Appeal No. 118,035: Jayhawk Racing Properties LLC and Heartland Park Raceway LLC v. City of Topeka, Kansas
Archived oral argument video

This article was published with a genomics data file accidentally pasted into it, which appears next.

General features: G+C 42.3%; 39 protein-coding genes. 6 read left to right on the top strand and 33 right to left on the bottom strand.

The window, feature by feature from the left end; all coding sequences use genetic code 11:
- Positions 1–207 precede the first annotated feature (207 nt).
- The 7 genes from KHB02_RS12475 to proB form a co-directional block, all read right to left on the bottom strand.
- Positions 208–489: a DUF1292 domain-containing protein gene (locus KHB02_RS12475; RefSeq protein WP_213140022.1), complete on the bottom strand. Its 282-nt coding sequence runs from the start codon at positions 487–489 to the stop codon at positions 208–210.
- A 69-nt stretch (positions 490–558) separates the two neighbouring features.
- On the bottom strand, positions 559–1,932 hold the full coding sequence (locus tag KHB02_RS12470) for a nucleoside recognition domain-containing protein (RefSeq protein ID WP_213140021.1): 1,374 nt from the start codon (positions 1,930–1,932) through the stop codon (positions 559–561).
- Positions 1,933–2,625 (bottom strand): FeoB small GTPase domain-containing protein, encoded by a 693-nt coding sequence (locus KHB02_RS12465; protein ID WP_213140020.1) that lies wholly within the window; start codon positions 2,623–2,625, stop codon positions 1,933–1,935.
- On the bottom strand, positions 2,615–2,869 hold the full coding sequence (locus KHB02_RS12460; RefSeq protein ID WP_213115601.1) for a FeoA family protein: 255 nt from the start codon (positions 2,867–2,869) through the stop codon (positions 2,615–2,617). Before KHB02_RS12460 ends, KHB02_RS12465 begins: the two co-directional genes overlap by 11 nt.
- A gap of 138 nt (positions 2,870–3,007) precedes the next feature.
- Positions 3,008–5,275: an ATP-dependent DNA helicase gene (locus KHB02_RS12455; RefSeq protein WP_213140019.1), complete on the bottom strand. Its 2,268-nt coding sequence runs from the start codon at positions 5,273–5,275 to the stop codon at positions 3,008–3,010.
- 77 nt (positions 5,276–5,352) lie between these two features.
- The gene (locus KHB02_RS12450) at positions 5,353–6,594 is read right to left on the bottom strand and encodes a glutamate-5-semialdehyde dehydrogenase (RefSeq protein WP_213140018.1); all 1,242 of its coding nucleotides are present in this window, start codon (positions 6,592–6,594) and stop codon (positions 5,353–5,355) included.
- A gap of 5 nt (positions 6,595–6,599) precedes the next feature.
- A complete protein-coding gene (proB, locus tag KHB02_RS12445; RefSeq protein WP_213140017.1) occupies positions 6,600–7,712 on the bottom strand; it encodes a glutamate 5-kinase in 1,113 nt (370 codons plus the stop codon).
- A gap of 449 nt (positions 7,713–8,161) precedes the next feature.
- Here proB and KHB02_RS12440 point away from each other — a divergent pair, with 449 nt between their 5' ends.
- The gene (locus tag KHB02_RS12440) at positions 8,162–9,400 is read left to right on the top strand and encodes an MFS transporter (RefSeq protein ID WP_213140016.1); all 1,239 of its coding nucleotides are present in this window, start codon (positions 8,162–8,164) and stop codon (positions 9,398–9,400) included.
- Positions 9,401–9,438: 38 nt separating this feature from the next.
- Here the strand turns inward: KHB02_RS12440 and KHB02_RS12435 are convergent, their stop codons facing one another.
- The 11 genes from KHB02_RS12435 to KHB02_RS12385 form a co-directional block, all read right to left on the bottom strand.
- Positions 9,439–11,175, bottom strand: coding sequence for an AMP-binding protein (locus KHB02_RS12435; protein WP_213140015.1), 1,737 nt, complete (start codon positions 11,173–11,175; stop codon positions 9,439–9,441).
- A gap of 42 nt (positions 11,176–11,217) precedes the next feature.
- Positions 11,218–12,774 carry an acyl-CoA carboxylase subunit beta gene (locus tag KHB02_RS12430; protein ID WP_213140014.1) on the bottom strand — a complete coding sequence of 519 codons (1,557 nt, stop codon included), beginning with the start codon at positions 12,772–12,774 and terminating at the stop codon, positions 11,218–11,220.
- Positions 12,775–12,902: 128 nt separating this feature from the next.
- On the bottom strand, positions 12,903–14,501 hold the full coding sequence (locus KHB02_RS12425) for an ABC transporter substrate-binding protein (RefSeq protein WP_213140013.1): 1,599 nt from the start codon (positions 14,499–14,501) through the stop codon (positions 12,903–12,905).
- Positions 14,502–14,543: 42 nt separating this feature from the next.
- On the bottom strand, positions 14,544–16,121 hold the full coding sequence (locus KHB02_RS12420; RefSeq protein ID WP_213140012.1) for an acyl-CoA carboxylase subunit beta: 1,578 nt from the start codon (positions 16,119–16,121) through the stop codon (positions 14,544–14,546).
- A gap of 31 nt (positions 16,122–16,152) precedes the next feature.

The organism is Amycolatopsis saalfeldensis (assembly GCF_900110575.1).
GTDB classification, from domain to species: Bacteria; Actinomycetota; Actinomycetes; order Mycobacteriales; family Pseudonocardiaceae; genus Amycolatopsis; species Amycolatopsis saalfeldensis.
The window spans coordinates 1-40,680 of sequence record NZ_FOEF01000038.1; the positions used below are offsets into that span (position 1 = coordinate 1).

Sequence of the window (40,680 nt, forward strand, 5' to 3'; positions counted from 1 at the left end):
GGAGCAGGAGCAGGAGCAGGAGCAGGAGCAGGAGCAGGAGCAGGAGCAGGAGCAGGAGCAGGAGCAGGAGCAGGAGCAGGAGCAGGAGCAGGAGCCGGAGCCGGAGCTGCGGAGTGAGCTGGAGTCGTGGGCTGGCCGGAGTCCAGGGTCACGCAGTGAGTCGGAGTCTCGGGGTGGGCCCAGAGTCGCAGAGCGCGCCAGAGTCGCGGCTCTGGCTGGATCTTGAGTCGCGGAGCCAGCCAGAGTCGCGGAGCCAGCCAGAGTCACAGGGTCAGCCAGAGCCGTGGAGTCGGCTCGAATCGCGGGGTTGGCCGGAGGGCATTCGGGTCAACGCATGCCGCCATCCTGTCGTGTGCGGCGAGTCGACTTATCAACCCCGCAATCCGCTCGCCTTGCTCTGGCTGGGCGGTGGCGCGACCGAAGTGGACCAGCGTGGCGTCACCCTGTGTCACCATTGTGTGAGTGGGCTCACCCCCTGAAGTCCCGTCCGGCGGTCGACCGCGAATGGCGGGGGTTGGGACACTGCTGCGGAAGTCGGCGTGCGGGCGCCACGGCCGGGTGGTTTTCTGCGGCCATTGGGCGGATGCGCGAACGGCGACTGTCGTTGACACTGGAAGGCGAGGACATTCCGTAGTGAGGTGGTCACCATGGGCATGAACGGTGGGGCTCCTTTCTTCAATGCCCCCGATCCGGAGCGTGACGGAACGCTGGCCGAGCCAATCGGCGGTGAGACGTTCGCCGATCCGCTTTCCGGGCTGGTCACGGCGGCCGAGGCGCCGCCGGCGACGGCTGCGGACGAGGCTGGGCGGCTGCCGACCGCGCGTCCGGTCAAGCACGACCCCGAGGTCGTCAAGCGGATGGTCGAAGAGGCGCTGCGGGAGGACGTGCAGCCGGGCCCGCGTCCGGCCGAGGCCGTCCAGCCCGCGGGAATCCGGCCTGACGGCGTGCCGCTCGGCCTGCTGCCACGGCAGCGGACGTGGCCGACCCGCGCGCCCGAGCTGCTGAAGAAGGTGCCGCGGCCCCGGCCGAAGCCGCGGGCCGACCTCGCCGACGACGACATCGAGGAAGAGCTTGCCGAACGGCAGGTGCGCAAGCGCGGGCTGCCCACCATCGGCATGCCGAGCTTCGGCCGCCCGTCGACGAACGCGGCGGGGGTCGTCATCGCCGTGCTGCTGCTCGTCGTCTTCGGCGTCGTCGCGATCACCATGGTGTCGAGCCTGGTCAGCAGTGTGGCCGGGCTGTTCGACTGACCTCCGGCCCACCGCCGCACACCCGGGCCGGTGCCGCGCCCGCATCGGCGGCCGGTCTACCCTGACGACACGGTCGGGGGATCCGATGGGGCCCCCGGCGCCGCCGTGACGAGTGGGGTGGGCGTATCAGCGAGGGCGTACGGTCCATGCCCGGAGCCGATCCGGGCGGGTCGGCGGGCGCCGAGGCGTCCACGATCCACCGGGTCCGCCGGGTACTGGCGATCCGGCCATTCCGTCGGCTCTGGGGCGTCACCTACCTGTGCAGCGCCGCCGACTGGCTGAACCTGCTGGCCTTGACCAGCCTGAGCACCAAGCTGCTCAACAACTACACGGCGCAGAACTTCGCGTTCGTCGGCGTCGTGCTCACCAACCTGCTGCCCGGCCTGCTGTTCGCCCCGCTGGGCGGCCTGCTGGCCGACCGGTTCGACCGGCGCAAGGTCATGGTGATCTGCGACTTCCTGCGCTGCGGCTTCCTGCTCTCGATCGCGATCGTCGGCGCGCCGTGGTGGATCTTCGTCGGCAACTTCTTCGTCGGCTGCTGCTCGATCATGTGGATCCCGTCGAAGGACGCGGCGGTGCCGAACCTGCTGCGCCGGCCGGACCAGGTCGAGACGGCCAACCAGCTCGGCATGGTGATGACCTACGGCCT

The City of Topeka entered into an agreement with private owners to assume full ownership of a motor speedway, the rights to which would be paid through Sales Tax and Revenue (STAR) bonds. The City subsequently decided not to fulfill the terms of the agreement. The private owners filed suit seeking damages for breach of contract. Holding the agreement was an exercise of a governmental function and not binding on successive city councils, Shawnee County District Court granted the City's motion to dismiss. The Court of Appeals reversed, holding the agreement was an exercise of an administrative function, and remanded for proceedings on the breach of contract action. The Kansas Supreme Court granted review. Writing for the court, Justice Eric Rosen affirmed the district court and reversed the Court of Appeals. The court held city revenue projects may be divided into two categories: projects that serve a governmental or legislative function, and projects that serve a proprietary or administrative function. The development, introduction, or improvement of services are, by and large, considered governmental, and the power to levee a tax generally belongs to the class of governmental power. One city council may not bind a subsequent one to its political decisions involving the exercise of government functions, so the new city council was not obligated to carry out the terms of the agreement. Justice Caleb Stegall wrote a concurring opinion in which he questioned the ongoing validity and viability of the legal distinction between governmental and proprietary municipal functions.